After the rather disastrous performance of the Wii U, Nintendo will explore new waters next March with its new console — the Nintendo Switch.
The new console, a hybrid of a home entertainment device and a portable game system, is straight out of the company's playbook: Look for ways to present video games that are vastly different from the competition. But it could be an uphill battle.
Nintendo Switch will allow players to play the same game on their living room couch or on the go, the company said. At home, it sits in a docking station that's connected to the TV, but owners can lift a screen out of the dock, attach controllers to it and make it a portable device, which happens to be approximate size and appearance as a Wii U controller.
"Nintendo Switch allows gamers the freedom to play however they like," said Reggie Fils-Aime, Nintendo of America's president and COO. "It gives game developers new abilities to bring their creative visions to life by opening up the concept of gaming without boundaries."
It's just one of Nintendo's strategies for getting the company back on track. Nintendo shares have seen big gains this year as the company has more broadly expanded into the mobile market, with titles like "Pokemon Go" and the upcoming "Super Mario Run."
While Nintendo teased consumer appetites for the Switch at an event Thursday, it did not announce the system's price, specifications, exact launch date, or which titles it will debut with. Nintendo has showcased "The Legend of Zelda: Breath of the Wind" with the system, but has not confirmed it will launch simultaneously with Switch. The company said it doesn't plan on releasing that information until shortly before the system goes on sale, which it said would be in March.
One of Nintendo's biggest problems with the Wii U was that many developers had stopped making games for the platform at the end of its lifespan. To pre-empt any criticism, the company announced a list of nearly 50 publishing partners, including all major game-making studios like Activision, Electronic Arts and Take-Two Interactive Software.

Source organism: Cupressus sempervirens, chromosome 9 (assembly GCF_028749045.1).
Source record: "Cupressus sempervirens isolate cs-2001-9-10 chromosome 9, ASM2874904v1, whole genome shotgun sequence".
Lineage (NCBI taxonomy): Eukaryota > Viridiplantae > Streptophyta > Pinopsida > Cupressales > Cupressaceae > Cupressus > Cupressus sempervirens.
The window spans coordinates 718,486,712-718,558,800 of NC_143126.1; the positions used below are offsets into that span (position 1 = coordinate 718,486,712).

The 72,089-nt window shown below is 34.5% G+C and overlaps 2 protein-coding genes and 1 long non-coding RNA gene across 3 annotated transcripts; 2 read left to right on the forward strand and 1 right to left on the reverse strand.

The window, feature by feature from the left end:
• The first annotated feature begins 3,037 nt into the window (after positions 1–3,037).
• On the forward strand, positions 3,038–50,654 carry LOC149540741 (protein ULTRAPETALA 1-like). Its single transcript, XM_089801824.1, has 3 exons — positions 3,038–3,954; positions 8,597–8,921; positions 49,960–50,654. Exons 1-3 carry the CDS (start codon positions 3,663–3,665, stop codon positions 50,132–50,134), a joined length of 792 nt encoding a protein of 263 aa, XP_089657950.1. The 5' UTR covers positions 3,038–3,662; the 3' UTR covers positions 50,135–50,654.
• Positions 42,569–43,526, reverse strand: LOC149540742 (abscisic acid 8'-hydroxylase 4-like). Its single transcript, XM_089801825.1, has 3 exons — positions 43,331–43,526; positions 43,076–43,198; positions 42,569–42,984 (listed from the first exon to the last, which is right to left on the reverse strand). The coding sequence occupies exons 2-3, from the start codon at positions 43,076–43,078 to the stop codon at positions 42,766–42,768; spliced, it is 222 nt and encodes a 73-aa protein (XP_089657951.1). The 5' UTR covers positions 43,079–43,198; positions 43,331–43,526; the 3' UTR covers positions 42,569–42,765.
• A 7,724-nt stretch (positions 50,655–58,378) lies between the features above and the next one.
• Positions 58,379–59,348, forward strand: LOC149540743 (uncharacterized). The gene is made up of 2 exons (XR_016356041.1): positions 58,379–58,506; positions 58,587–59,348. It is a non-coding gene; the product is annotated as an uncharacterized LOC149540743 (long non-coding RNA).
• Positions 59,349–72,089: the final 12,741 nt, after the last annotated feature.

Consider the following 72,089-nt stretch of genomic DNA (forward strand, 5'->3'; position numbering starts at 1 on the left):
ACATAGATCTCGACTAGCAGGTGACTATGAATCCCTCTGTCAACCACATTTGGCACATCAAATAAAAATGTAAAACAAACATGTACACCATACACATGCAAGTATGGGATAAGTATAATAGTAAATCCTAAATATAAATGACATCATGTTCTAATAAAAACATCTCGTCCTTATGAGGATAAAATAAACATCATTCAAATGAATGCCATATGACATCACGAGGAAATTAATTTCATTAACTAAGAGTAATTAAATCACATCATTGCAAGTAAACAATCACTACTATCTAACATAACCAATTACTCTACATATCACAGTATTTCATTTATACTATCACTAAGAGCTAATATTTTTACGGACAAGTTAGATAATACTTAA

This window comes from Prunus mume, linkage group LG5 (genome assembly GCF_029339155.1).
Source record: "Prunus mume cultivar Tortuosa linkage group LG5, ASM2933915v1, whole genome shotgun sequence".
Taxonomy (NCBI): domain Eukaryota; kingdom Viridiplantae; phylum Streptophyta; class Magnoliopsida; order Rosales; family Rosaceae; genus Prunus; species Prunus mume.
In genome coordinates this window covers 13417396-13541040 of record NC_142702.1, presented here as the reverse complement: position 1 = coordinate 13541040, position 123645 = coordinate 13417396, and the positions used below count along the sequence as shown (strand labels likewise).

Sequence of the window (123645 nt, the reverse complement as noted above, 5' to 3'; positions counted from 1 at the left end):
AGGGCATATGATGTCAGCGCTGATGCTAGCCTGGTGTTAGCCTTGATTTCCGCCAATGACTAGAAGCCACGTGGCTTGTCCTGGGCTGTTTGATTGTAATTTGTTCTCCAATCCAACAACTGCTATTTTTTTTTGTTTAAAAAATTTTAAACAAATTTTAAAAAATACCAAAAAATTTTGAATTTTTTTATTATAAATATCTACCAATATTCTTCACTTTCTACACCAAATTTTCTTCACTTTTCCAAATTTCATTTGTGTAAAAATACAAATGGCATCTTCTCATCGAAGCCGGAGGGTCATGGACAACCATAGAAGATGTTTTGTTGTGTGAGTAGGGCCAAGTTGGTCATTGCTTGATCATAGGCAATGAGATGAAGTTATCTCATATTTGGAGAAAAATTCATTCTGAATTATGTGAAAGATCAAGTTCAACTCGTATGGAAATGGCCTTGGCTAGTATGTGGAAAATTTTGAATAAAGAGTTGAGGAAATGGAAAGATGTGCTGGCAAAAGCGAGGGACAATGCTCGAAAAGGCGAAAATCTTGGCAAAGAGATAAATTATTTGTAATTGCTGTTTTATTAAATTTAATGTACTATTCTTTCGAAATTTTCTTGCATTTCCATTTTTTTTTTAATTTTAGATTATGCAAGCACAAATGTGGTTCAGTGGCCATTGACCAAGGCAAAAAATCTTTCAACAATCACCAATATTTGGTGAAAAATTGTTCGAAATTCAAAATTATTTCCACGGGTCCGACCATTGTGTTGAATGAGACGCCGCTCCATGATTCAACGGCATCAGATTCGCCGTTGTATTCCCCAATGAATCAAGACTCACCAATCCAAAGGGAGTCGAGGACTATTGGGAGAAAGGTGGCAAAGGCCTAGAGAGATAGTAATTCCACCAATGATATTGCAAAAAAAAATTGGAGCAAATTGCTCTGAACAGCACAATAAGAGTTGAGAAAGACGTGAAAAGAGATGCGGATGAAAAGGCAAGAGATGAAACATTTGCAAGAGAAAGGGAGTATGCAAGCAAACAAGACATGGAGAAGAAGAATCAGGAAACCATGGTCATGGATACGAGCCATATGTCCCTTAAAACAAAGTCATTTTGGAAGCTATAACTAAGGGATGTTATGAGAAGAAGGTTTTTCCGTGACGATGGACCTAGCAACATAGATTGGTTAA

The company has also acknowledged it failed to market the Wii U properly, neglecting to showcase what made it unique. With the three minute teaser video it released Thursday about Switch, it's hoping to rectify that for its next generation system.
"When we articulate the core prop that is [Switch], I am convinced the product is unique and differentiating," Fils-Aime told CNBC.com in June at the E3 expo. "There's nothing I've seen ... that dissuades me from that belief. As long as we effectively communicate why you've got to have it, we will do well."
Nintendo shares are up 3 percent from their close Wednesday, though the stock has been losing ground since the announcement trailer was released.
Analysts, including Wedbush's Michael Pachter, who has been a long-time Nintendo critic, were impressed with what Nintendo showed in the video.
He also said If Nintendo gets the pricing right — about $200 to $250 including docking station and extra controller — it should be "a big success."